FOSATU Workers Choirs

20 April 1979
Federation of South African Trade Unions (FOSATU)

The Federation of South African Trade Unions (FOSATU) was the first South African trade union federation that organised mostly Black employees that aimed to be a national, non-racial umbrella organisation that could coordinate Black trade union movements. It came into being after the South African Congress of Trade Unions (SACTU) and Federation of Free African Trade Unions (FFATU) disintegrated in the 1960’s. It had 12 partners representing 45 000 workers.

The organisation aimed to ensure that its partners were democratic and that leaders were elected from the working class. This approach encouraged the development of properly organised, democratic trade union movement in South Africa. FOSATU remained removed from affiliation with political parties, unlike SACTU, who joined forces with the African National Congress (ANC) and the FFATU, who aligned themselves with the Pan-Africanist Party (PAC).

Recording the FOSATU Workers Choirs – Lloyd Ross

“In the mid Eighties, at a time when the unions weren’t really centre stage, I had been filming the resistance that was building against apartheid for my outfit Video New Services. My friend Lloyd Ross was wanting to find vital music outside the mainstream and what was obvious in my line of work was that wherever resistance occurred there was song. At a rally we had seen a trade union choir and I raised the idea with organisers in FOSATU that we make recordings of some of their affiliate’s choirs. They were surprised, but thought what the hell, why not?

“Soon we were on the road to meet a choir in Brits at a community hall. They sang some resistance songs and some that felt like disco. We found that this type of eclecticism was not uncommon as, together with Fosatu organisers, we set up trips to shop floors on the east Rand, then on to Natal, recording in Mooi River, Durban and Maritzburg. On the whole, the songs were a mixture of church rhythms and worker aspiration. Of the large body of songs that were recorded, only the more political made it onto the Fosatu Worker Choir compilation. It was a small idea at a time when no one else was doing anything like this”.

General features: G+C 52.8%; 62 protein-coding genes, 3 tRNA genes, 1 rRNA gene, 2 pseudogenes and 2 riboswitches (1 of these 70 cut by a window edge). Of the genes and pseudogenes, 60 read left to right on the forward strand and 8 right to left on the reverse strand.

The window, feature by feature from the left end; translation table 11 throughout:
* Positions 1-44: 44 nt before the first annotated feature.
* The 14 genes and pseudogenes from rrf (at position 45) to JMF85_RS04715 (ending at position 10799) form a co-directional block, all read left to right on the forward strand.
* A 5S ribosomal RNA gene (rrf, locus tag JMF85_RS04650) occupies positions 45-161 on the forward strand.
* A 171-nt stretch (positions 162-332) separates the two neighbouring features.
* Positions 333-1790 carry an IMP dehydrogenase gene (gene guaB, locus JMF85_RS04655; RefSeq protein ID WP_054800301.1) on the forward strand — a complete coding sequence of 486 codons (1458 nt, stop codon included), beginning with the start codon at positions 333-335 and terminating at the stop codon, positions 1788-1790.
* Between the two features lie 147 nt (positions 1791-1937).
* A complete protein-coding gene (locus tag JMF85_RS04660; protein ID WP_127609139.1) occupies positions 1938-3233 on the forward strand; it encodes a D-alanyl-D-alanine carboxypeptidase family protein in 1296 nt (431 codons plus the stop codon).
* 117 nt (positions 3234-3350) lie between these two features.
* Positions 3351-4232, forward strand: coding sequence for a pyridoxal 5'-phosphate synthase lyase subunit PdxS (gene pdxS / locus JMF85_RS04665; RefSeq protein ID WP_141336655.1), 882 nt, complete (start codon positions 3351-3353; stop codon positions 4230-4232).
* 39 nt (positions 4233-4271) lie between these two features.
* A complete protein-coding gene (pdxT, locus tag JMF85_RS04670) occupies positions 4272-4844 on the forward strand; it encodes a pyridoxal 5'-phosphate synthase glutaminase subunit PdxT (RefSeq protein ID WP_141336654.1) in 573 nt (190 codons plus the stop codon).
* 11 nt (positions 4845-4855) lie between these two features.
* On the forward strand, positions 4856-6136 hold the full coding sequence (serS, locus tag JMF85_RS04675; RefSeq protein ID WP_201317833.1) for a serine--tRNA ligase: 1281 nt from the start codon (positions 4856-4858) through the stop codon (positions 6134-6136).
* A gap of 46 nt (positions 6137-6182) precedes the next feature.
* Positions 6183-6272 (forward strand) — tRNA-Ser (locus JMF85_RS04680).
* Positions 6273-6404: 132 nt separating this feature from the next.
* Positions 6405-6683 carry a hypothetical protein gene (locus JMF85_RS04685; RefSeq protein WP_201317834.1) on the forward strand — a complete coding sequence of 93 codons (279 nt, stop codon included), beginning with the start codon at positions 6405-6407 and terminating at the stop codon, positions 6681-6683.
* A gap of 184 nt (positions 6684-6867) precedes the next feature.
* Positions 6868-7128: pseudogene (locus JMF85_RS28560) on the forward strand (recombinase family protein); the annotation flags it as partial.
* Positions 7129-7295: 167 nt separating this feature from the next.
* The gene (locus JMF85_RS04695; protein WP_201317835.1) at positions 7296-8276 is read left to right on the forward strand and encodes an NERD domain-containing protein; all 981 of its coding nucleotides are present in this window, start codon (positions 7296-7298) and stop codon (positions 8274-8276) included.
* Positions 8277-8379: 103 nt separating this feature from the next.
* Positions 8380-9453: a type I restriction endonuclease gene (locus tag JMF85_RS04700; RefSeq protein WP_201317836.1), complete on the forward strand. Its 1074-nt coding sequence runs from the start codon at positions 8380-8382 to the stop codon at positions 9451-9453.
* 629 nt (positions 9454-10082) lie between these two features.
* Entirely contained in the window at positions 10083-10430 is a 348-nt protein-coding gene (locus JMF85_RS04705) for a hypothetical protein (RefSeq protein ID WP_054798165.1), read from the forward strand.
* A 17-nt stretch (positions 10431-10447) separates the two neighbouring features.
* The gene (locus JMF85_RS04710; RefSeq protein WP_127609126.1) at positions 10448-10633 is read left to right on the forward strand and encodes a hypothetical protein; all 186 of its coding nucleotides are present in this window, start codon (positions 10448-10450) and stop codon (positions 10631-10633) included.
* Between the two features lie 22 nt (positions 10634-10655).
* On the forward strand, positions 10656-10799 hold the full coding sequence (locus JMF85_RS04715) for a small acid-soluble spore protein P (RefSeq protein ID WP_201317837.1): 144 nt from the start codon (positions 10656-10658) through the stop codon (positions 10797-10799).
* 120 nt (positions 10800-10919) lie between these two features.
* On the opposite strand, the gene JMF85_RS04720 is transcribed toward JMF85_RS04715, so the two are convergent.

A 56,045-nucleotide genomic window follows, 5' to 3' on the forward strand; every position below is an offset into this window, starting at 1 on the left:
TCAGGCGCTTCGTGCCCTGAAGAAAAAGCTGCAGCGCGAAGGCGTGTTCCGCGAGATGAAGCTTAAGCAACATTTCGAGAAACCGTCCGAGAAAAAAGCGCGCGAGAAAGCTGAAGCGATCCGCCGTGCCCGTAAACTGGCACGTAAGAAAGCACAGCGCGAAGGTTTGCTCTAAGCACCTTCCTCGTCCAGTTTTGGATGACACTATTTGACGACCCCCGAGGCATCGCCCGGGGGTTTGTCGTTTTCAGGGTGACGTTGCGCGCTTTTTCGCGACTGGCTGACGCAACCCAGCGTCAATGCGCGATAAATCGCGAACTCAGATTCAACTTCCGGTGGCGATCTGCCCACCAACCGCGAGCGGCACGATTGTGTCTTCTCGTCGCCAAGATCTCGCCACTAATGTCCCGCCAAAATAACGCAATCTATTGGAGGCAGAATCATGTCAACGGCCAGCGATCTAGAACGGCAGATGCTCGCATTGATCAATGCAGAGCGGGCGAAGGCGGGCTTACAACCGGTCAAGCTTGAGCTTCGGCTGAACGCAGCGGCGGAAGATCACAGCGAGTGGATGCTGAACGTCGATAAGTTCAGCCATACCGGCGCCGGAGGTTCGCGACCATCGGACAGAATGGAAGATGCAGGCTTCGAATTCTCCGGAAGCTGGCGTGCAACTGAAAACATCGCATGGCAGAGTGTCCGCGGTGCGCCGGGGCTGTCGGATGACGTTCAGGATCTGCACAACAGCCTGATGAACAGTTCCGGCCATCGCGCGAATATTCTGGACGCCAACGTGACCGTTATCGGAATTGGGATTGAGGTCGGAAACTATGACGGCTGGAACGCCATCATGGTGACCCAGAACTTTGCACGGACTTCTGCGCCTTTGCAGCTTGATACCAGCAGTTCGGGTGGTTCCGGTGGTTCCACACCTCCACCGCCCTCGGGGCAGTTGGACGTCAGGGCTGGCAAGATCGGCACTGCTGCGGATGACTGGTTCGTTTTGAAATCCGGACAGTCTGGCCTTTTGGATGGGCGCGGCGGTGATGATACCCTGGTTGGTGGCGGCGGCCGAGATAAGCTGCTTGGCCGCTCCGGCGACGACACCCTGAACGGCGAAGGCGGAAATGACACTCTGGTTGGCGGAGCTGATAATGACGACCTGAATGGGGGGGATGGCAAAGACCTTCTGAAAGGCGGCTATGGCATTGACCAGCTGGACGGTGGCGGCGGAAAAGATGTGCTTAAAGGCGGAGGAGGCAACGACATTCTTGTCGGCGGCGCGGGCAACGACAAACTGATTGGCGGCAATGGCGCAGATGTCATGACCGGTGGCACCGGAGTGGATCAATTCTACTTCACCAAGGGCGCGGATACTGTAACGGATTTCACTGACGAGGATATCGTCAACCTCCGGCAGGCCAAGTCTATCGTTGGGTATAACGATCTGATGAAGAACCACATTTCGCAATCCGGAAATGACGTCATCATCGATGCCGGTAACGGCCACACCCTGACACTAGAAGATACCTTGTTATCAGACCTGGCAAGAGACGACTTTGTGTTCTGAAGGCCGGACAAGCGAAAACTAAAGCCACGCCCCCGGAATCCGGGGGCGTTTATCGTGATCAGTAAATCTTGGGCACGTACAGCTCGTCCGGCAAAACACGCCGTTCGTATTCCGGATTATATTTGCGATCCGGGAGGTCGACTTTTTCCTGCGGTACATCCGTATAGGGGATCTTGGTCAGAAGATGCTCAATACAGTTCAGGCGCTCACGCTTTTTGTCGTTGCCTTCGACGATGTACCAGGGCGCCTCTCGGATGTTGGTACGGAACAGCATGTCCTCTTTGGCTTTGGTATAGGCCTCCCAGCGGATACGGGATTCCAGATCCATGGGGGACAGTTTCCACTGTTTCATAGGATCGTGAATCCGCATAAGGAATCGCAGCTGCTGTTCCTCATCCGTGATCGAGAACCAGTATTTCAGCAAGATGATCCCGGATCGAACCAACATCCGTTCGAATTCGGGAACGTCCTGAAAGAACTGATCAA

Thus remembers Brian Tilley, then of Video News Services.

Me, I remember even less, but a few moments stick out, One of which was when we went to the Dalton Road Hostel in Durban on a Saturday night to record the Clover Choir only to discover that they were part of a scathamiya singing competition. The Danger Boys were co-contestants and were renowned to have the best soprano singer in Natal. They were not a “trade union” choir, but I recorded them on the sly anyway because they were so damn hot. An interesting thing about this recording is the perspective one gets as a listener. I had set the stereo mics up on stage, thinking the guys would at least be somewhere in that vicinity when they delivered their performance. “Shit” I thought, “can’t use this” as they began singing at the back of the hall and then proceeded to not stand still once throughout their entire set. On listening to it a quarter century later, it of course sounds brilliant. You hear the men walk/dancing from the back of the hall, onto the stage and then you hear the individual voices passing back and forth in front of the mics. Put on some headphones, turn it up loud and enjoy an immersive experience. A rough translation of the title is: “Where’s the money, boss”.

In the Danger Boys you hear quite clearly the incredible soprano singer that gave this choir the reputation of being the best of the bunch in the Durban scathamiya scene.